We see brands jumping on viral content and popular memes in order to seem relevant and take advantage of the buzz whether it is Game of Thrones fever or a popular global event like the recent sighting of a black hole
What is this image?
This image is a ‘shadow’ of the supermassive black hole which is 6.5 billion times the mass of our Sun. It is at the
Black hole & the Quality of Buzz on Social Media
Sometimes the brands pick the most useful bits of viral content and try to align themselves around the conversation in a bid to seem relevant where their audience is around. Most of the times these brands end up producing content which shows that much thought has not been put into it.
For instance, in my opinion, Jazz put half-cooked effort in this post trying to up-sell its 4G data by showing a comparison of the real black hole image as a 240p image & then comparing it with a ‘1080p picture’ of the black hole, perhaps streamed via Jazz4G.
From the outset, it looks like a funny & harmless post trying to simply say that “everything is HD with Jazz Super4G”. Well, Jazz might be totally honest in its claim that everything can be seen in fullHD with Jazz Super4G.
Not that we challenge this claim, but before we laugh and move on, a couple of things need attention.
- Is this the best Jazz (and/or the agency) could do with the image of a black hole? I think they could do better.
- Whenever we write about resolution whether 240, 360, 480, 720 or 1080, never have I ever seen anyone using a capital letter P. It is almost always written as 240p or 1080p & not 1080P.
- Surprisingly (or not), this post received high reach & better engagement, even more than their recent Game of Thrones post (we’ll talk about this in a another post).
This event was a milestone in the history of human race. In the recent past we only confirmed the existence of black holes but now we have imaged the shadow as well. It is not less than a scientific feat and needed a much mature appreciation from brands.
This would have created an informed & longer impact in the minds of customers who are interested in Science. Perhaps our audience is not yet prepared to receive such campaigns and marketers fear that such a campaign will be dry & it cannot help them meet the metrics they want to achieve. But are we as marketers contributing to the dumbing-down of audience. Can we make thoughtful posts rather than quick witty ones to have a deeper longer impact with our customers?
Few other brands took a chance and used black hole on their social media channels. Here is how Huawei’s viewed the black hole:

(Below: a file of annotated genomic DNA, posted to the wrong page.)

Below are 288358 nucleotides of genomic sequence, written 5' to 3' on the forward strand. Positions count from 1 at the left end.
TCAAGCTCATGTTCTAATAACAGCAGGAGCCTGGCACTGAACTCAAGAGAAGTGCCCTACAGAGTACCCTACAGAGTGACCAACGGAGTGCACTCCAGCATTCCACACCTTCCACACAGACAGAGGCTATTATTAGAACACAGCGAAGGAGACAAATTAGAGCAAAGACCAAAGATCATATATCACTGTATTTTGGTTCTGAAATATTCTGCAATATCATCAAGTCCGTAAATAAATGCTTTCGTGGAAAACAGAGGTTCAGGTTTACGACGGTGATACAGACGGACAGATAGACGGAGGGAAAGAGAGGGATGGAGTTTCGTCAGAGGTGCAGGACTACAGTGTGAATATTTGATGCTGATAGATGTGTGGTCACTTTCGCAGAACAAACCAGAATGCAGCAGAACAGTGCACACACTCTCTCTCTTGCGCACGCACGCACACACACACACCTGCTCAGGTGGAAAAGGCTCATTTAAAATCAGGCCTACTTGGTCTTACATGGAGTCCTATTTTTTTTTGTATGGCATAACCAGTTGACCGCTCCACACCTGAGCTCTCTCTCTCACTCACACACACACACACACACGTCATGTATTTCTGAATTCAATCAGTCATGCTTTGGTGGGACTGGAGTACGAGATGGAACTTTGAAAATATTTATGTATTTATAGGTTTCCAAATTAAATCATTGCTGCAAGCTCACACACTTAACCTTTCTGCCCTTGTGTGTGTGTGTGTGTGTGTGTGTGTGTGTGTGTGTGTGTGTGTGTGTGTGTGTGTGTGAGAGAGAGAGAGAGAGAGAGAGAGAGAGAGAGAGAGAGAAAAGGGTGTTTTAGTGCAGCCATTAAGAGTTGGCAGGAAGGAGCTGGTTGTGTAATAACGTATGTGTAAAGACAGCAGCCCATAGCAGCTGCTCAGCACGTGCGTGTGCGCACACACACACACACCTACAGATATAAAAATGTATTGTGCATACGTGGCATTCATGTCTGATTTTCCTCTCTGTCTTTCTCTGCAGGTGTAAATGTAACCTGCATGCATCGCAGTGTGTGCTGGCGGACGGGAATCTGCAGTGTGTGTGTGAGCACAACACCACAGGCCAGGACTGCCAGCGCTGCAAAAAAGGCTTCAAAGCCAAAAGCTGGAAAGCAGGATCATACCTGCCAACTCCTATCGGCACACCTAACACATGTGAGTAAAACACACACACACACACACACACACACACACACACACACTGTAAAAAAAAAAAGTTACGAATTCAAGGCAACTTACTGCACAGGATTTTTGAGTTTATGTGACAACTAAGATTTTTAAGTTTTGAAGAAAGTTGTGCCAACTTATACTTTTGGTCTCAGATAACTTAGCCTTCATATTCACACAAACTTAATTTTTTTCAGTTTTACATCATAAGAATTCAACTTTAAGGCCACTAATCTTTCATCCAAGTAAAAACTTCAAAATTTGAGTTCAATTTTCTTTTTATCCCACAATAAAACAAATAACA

And then Pepsi also shed some light on what’s on the other side of the black hole:
Among all these portrayals, Huawei’s use of this global phenomena seemed subtle and not as a desperate attempt to be part of the conversation. Or did you find Pepsi’s use much better. I would love to read your disagreement (or agreement) in the comments below.
For a second, if we imagine the black hole posing for the picture and it peeks into our solar system. It will get a glimpse of the brands pulling digital stunts to ‘steal some light’. The black hole may shrug with a grin or laugh it off. It may also want to throw a ‘Like’ at Jazz4G for presenting it so beautifully, unlike EHT, NASA & other scientists. Perhaps it gets offended by this mediocre portrayal and starts racing towards us, who knows.
In any case, we can see that brands quickly jumped on the opportunity to become part of the conversation of a global phenomena and get some digital reception around the buzz. Some consumers of the brands may have liked these attempts and engaged with the brand others may have disliked them. But as the attention span gets shorter and shorter, these subtle or loud attempts seem like a necessary effort for brands to stay relevant.
These posts might not be able to generate a long-lasting relationship with a customer however they might place a good or bad anchor in a potential customer’s mind. What matters is not just how the brands may have used a black hole’s image on their Facebook page but what long-lasting impact this created or could create if done better, in the minds of consumers who have any affinity with science, physics, black holes etc.
Lastly, I wonder if the scientists in Event Horizon Telescope Multiwavelength Working Group or their peers at NASA’s Chandra X-ray Observatory, Nuclear Spectroscopic Telescope Array (NuSTAR) and Neil Gehrels Swift Observatory would find the above mentioned posts amusing. Or perhaps they realize that a telescope is not needed to see the black hole in social media marketing and brands falling right into it.